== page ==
In the second instalment of a derby Sunday, Manchester United hosted Manchester City with the league pretty much on the line. If Manchester City were to win, then they would stretch their lead to 11 over United, while a win for the hosts would see them cut the gap to just five points.
The first-half was one which City dominated, with their hosts happy to sit deep and soak up pressure. United’s presence in attack was rather muted, with their opponents able to isolate Romelu Lukaku. Despite United defending well, they were made to pay from a corner as David Silva poked home. Marcus Rashford then slid the ball into the back of the net following Nicolas Otamendi missing a header, but the defender made amends as he volleyed home from six-yards out.
United did their best to get back on level terms and had a glorious chance, but Ederson saved twice, and the game peetered out as City kept the ball in the corner, with United frustrated by their inter-city rivals.
From the game, what five things did we learn?
Set-pieces let United down
Manchester United defended very well for 43 minutes as they were pinned in their half for much of the first 45. Despite being the league’s second-best team, Manchester United were subjected to the same treatment that Manchester City have been handing out to every other side in the league, regardless of their position in the table.
Jose Mourinho would have been happy with his side then, with United defending well. This had seen City dominate the ball, but when they made it into their host’s box, they seemed almost scared to shoot. Raheem Sterling was the biggest culprit of this, as he found himself in a number of ideal situations, only to pass up the chance to shoot, or take far too long to pull the trigger. It all added up to United defending admirably for 43 minutes.
The manner in which they conceded will have irked Jose Mourinho even more then. A corner was fired in and Jesse Lingard missed his header, which allowed the man he should have been marking in David Silva the time and space to poke the ball around de Gea, to open the scoring. Considering the size of the players and the tactical awareness and solidity Mourinho instils, the fact they went a goal down in such a way would have had the manager seething.
It did not end there though. David Silva floated in a free-kick that Romelu Lukaku simply had to deal with. However, his clearance was blocked, and Nicolas Otamendi was able to volley the ball home. Lukaku was bought for his scoring ability yes, but he has to be able to do the simple things like clear his lines. It was a moment to forget in the career of the striker then.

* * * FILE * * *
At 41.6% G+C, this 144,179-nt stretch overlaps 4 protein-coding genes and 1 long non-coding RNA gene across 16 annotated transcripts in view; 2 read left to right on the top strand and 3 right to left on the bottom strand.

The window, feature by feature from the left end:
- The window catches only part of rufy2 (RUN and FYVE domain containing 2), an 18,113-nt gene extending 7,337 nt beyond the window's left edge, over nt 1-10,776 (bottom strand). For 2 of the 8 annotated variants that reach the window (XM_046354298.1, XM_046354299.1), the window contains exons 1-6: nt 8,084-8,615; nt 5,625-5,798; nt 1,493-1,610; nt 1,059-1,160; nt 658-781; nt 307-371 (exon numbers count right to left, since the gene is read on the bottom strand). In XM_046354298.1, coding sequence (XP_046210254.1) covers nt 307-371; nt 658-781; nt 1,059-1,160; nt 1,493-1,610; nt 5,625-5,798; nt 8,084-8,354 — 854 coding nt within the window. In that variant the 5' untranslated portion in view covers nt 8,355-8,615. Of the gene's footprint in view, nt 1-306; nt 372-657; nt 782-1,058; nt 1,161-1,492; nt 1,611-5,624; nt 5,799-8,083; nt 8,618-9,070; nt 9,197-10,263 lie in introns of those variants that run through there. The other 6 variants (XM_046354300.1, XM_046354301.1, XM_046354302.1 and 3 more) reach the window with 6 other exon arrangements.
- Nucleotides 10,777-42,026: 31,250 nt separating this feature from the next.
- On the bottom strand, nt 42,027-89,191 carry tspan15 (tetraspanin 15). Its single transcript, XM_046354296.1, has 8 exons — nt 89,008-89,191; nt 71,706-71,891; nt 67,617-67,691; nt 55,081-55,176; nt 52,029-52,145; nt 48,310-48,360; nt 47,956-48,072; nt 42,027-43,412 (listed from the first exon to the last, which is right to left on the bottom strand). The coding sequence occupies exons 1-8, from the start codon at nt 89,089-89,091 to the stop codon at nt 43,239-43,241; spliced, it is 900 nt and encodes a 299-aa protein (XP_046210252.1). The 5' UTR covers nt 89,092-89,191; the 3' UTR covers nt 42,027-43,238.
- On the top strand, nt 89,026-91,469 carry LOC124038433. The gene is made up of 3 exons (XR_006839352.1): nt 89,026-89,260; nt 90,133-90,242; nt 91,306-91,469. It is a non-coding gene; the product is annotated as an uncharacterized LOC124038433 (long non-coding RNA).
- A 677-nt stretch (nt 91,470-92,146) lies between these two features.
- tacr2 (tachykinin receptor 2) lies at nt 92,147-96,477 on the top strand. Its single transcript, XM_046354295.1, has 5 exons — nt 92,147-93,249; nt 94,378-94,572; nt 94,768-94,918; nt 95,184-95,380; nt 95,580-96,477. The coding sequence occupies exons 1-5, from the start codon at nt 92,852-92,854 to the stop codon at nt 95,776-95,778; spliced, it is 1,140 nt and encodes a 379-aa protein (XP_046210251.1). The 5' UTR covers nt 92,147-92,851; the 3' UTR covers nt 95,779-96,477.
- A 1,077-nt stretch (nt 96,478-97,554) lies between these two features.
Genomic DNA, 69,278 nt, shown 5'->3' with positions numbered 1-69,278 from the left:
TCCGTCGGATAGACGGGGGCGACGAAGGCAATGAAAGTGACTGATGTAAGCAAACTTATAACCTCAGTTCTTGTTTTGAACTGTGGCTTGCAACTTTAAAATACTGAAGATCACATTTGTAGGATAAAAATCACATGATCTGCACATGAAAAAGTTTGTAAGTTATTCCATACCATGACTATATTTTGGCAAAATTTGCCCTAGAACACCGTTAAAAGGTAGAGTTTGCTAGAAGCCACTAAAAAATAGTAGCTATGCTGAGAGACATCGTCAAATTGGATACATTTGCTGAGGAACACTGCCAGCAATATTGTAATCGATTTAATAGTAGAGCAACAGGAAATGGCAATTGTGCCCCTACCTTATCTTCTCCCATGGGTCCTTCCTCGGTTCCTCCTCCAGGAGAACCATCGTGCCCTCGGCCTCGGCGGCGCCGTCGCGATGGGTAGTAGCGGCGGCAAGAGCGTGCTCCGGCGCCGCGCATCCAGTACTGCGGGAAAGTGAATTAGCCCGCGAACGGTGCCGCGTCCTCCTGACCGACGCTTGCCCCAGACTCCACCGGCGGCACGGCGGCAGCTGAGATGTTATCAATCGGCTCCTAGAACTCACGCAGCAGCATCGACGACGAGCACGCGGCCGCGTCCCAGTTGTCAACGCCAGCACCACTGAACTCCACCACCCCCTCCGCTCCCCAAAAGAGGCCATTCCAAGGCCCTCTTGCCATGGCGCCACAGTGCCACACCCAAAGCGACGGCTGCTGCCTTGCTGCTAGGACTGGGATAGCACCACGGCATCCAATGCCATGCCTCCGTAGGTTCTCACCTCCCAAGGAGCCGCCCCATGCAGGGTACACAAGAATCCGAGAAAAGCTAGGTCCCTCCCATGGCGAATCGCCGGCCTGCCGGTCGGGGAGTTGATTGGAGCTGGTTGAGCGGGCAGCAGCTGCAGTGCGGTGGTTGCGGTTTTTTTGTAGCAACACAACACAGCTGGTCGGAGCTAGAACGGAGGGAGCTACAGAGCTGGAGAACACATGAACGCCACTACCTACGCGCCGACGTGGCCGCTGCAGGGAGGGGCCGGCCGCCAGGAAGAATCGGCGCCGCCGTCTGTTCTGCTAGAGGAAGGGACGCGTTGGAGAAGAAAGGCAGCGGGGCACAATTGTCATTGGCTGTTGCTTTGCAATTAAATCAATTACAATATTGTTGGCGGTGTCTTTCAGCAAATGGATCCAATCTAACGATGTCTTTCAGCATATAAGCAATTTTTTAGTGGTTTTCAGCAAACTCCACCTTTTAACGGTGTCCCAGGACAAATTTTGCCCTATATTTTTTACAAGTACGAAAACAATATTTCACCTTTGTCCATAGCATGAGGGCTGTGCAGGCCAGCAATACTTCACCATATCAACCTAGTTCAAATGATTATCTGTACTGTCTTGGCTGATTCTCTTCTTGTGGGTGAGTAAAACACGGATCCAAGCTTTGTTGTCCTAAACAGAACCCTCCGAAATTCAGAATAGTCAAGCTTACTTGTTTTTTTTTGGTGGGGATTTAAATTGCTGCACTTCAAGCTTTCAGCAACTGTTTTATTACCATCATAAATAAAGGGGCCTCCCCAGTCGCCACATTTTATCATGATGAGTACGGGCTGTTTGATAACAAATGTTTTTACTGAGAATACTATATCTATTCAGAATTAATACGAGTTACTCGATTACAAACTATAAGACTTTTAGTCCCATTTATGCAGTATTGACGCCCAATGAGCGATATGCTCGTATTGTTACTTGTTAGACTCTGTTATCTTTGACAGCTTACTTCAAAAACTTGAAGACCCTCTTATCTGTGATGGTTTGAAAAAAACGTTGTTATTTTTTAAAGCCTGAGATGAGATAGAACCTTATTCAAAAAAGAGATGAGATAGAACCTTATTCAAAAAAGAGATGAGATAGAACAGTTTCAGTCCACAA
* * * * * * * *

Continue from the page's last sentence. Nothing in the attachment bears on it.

Mistakes hurt City too
It was not just Manchester United that were let down by defensive errors though. City were able to keep their centre-halves as spectators for much of the first-half, but when they were called upon, they looked as shaky as they always do.
Nicolas Otamendi was called to head a ball away, but he missed it completely, which blindsided Fabian Delph as the ball merely struck him, allowing Marcus Rashford to take a touch and slot his effort into the back of the net and away from the despairing Ederson. It was hugely against the run of play, but United had taken one of their first chances of the game to go in level at half-time.
It displayed that while Pep Guardiola is an incredible manager that has turned City from a good side into a world class one, he cannot perform miracles. He is being continually hamstrung by the transfers of the managers before him, and he still does not have an entire defence that he has built. Indeed, the rash nature of Otamendi is something that constantly threatens to unravel the defence. Delph, who was playing at left-back, is a midfielder, and he was found out on multiple occasions as United targetted him.
If Manchester City are to continue to grow as a team and compete both domestically and abroad, they must become better in defence.
Manchester City enjoy the perfect weekend